What do you call something that’s a sauce, a paste, a flavor-adder, a spark of heat and a touch of earth, a zing to be stirred into soups and pilafs, mixed with yogurt and hummus, spread on sandwiches and mixed into marinades?
Why, harissa, of course!
Perhaps you’ve seen it popping up in restaurant menus more and more these days, or working its way into the recipes you look up online. Perhaps you are already familiar with this wonderful sauce, but you haven’t quite taken the step of making it at home. Perhaps you already make it at home all the time, but are looking for a new recipe.
Originating in Tunisia, harissa is a blend of many spices in a base of a few different kinds of peppers — usually one to create a smooth, sweet base, and another to add a pop of heat. In Tunisia, and the other parts of the Middle East to which it has spread, it’s used as an ingredient in stews and couscous, though with its increasing popularity has come a variety of new uses.
Harissa is traditionally made in a mortar and pestle, which provides a chunky, slick texture as the ingredients combine with the olive oil that’s used to bind it together. We have been known to throw it in a blender when pressed for time or lacking arm strength. A food processor isn’t a great idea, as it won’t do very well with the dried chiles in this recipe.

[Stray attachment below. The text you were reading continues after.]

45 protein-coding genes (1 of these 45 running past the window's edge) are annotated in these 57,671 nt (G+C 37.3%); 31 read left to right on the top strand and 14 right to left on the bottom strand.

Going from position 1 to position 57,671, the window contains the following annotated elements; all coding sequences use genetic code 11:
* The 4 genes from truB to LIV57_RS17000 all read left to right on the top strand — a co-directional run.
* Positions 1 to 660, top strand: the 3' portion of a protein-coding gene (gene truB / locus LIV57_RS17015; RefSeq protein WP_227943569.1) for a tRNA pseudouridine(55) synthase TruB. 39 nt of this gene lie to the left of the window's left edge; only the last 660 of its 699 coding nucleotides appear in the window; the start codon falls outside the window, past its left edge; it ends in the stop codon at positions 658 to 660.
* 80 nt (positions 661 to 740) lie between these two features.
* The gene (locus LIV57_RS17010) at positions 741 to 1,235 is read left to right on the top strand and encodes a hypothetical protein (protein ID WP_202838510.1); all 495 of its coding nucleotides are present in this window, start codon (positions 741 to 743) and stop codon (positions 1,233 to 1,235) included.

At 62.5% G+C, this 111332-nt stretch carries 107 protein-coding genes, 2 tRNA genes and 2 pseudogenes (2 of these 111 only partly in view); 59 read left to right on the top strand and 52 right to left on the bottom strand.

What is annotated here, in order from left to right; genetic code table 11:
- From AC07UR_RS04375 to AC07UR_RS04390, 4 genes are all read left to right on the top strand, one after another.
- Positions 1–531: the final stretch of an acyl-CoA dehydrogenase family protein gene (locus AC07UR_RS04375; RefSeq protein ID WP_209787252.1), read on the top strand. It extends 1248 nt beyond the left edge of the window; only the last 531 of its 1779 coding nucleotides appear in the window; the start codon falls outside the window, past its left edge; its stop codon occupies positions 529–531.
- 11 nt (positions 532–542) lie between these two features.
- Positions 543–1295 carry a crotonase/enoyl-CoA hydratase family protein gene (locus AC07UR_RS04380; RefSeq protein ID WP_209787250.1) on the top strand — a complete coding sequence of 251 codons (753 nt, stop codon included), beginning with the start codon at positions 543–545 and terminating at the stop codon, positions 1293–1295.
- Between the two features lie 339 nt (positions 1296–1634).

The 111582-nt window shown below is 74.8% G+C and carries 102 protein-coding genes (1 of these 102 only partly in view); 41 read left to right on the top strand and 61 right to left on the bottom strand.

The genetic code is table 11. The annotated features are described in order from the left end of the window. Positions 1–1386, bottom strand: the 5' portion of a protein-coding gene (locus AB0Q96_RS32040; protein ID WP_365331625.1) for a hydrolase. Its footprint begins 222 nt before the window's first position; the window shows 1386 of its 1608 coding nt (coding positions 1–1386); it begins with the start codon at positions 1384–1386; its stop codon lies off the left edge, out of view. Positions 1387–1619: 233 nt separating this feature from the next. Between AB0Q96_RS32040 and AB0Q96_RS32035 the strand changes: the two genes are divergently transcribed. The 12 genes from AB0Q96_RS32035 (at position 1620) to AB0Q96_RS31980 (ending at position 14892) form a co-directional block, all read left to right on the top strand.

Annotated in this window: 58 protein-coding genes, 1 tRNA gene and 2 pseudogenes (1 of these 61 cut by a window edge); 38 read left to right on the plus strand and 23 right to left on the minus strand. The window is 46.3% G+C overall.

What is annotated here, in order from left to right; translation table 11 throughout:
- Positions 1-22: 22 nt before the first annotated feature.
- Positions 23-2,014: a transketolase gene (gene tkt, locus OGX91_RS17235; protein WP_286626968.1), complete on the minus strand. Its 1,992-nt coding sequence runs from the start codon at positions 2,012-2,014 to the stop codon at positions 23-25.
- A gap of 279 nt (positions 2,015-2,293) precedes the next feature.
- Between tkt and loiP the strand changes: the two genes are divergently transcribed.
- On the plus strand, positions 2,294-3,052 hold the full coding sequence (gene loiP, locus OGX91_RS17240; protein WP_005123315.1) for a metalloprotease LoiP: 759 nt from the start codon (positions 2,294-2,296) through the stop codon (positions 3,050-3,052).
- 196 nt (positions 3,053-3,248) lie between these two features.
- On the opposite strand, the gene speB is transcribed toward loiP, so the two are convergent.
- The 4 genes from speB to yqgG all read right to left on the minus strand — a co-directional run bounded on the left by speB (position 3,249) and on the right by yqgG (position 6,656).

The amount of chiles de arbol is variable in this recipe, as is how you handle them. 1 oz. with seeds included will produce a fiery paste with a significant amount of heat.
To reduce the heat, remove the stems and seeds before soaking, reduce the amount of chiles, or both. 1/2 oz. of de-seeded chiles will still give you a nice, gentle heat.
Also, using the whole spices here really is worth it. The toasting and grinding brings out the best of their flavors. But if you’re in a pinch, use the same amount of pre-ground spices without toasting them, and you’ll still be pretty happy with the taste.
These falafel sandwiches are straight-up amazing. The falafel is flavorful, crisp, and light, so good that even by itself it’s a wonderful thing.
So, you made harissa, that beautifully-spiced sauce that’s sweet, smoky, and packs a nice heat. What next? Mix it into everything! Mix it into hummus or stir a dollop into soup.
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